Finding the Next Steve Jobs Summary and Review

by Nolan Bushnell

Has Finding the Next Steve Jobs by Nolan Bushnell been sitting on your reading list? Pick up the key ideas in the book with this quick summary.

The pace of the business world is changing rapidly: the only way you can stay ahead is by constantly moving forward. Now – more than ever – creativity is absolutely vital for a successful work environment. If you want your business to succeed, you need to know how to recruit talented and imaginative people, and how to support them once you've got them.

Finding the Next Steve Jobs is about that process. This book summary will teach you how to find creative individuals – sometimes in unusual places. You'll learn how to foster an atmosphere that can support your employees' imaginations, and pave the way for them to realize great ideas. You'll also learn:

  • how hiring high school dropouts exclusively for a month can boost your company;
  • why Atari put couches and showers in their offices;
  • how hiring arrogant or annoying people can be a good idea;
  • why the author hired the inventor of the joystick because of his love for model trains;
  • why you should reward a person's failures;
  • how the Atari employees got one of their best game ideas while at a party; and
  • how managers are most effective when they never say no.

Finding the Next Steve Jobs Key Idea #1: Create a work environment that attracts creative people.

A good work environment is vital for creativity. A cold, bland environment just can't inspire people like an interactive and exciting one can.

There are many ways a company can foster a creative atmosphere. First off, the workplace needs to be fun and interesting for the employees.

One good way to spice up the workplace is to make use of positive and exciting secrets, because creative people have a particular love of secrets.

Apple employees, for example, aren't allowed to discuss the next Apple product with their friends outside the company. This builds anticipation, and also makes the employees closer; it's fun to be part of a group that shares secrets.

The workplace must also be free of stifling rules. Instead, rules should be flexible and accommodating.

Atari adjusted their policies to accodomate their employees when Steve Jobs and Steve Wozniak worked for them. They had initially prohibited sleeping on the premises, for security purposes. Jobs and Wozniak, however, insisted on it. They liked working late into the night and sleeping only a few hours, then continuing in the morning.

So Atari changed the rules for them. Soon other employees wanted to stay late as well, so Atari added showers and couches to make them comfortable. Companies can attract top talent by being fun, flexible and engaging in this way.

It's also crucial to promote the company's creativity when advertising vacant positions. Highlight the most compelling parts of the job. The author, for example, gave Atari employees a summer off every seven years. The advertisement for the position read, “Frolic a whole summer every seven years, full pay.”

You can also use bold strategies to reach out to those who work for rival companies. Red 5 Studios, a computer game developer, poached employees from their competition by sending them iPods with personalized messages encouraging them to join. Unusual or intriguing strategies like this are certain to engage creative people.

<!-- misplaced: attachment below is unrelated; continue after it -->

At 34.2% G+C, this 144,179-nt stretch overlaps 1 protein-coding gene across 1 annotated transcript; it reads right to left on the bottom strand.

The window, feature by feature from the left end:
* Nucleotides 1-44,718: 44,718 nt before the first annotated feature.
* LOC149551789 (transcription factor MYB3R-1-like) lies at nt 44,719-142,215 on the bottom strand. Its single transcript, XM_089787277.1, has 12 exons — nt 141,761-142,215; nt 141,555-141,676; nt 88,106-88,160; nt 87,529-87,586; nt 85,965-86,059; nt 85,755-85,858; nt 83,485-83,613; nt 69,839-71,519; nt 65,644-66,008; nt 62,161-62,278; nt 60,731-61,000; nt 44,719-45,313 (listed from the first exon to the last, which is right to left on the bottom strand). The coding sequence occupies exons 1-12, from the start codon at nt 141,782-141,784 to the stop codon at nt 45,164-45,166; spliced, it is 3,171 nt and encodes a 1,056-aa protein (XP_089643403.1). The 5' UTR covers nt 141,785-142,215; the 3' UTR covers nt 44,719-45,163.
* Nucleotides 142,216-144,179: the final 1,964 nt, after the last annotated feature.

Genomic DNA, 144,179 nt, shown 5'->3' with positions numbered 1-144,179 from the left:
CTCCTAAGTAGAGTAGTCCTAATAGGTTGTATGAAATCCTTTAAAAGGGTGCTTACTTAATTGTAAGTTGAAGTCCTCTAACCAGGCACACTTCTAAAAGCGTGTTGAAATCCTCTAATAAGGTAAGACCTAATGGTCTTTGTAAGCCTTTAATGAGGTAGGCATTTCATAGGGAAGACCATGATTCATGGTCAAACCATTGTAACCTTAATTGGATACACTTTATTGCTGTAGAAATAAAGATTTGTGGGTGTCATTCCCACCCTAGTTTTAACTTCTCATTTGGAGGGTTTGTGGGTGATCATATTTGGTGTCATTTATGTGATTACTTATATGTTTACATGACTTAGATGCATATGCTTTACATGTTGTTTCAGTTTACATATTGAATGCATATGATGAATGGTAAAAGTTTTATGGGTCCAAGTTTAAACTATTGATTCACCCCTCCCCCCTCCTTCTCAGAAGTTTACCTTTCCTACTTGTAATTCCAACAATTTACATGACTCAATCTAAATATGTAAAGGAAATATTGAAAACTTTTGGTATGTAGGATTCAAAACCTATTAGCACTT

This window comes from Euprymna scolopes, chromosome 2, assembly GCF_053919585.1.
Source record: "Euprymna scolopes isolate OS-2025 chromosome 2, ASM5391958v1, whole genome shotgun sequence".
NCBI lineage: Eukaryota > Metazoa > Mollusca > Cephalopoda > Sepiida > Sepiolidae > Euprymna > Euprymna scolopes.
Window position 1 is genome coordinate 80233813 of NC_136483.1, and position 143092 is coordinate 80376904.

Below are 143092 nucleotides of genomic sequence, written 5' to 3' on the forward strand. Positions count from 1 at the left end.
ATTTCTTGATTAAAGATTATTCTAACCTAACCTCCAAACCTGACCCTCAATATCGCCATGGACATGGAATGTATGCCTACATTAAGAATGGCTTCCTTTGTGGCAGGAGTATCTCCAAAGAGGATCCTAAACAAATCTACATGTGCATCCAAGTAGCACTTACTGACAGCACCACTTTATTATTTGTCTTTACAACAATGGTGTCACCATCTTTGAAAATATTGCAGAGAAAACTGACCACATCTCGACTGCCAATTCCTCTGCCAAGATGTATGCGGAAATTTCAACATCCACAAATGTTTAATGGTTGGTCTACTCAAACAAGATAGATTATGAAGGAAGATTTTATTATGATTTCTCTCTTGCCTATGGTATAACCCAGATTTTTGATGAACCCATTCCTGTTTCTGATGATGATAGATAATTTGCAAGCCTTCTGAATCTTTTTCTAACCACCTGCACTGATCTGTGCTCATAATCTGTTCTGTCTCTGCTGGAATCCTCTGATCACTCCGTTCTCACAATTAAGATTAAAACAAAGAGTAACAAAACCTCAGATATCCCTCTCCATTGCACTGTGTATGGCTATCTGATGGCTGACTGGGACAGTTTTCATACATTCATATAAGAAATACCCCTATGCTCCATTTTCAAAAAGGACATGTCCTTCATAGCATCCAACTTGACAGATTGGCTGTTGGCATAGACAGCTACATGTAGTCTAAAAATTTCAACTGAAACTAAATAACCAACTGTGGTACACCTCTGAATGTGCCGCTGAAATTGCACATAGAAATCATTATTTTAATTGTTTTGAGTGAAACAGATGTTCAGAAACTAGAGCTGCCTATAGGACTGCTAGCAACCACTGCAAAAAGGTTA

Finding the Next Steve Jobs Key Idea #2: Invest time and resources into searching for talent.

Have you ever met the perfect waitress? The author did once, in a pizza restaurant. He was so impressed with her social skills that he hired her on the spot to develop new marketing programs. She brought her positive energy to the new job and performed very well.

Sometimes you can find creative and passionate people right under your nose, just like this. Most of the time, however, you'll need to go out and search for them.

Luckily, there are many good strategies for searching.

First, keep a look out for creative communities – places where creative people seek each other out. Companies can use them as a source of inspiration, and a place to find new employees.

The annual Hackers Conference, a creative community, is a meeting point for some of the smartest people in technology. The author attends the event regularly himself, and also sends employees there to pick up new ideas, promote Atari and scout for potential employees.

You can also use Twitter to find people who are especially passionate about certain topics. For example, imagine you need a new public relations employee who's good at communicating technical information. You can simply look for someone on Twitter who fits the profile, and go over his or her Tweets to decide if you'd like to contact the Tweeter.

Finally, use your existing employees as sources of referrals. Creative people tend to associate with other creative people, so employees and ex-colleagues can be helpful for finding new talent. The author hired three of his best employees, including the inventor of Pong, from his previous employer, Ampex. Steve Jobs also hired people from Atari when he left the company.

Finding the Next Steve Jobs Key Idea #3: Don't be afraid to hire unusual people.

Employers often seek out pleasant people to hire, believing they make good employees. That's often true, but sometimes unpleasant employees are even better.

Arrogant people, for example, can be extremely annoying – especially if they act like they're smarter than everyone else. However, if they actually are that smart, they may be able to achieve incredible feats.

Steve Jobs fit the bill. He always believed he was right. That could be frustrating to his colleagues, but it gave him the willpower to push for his ideas, and make them a reality.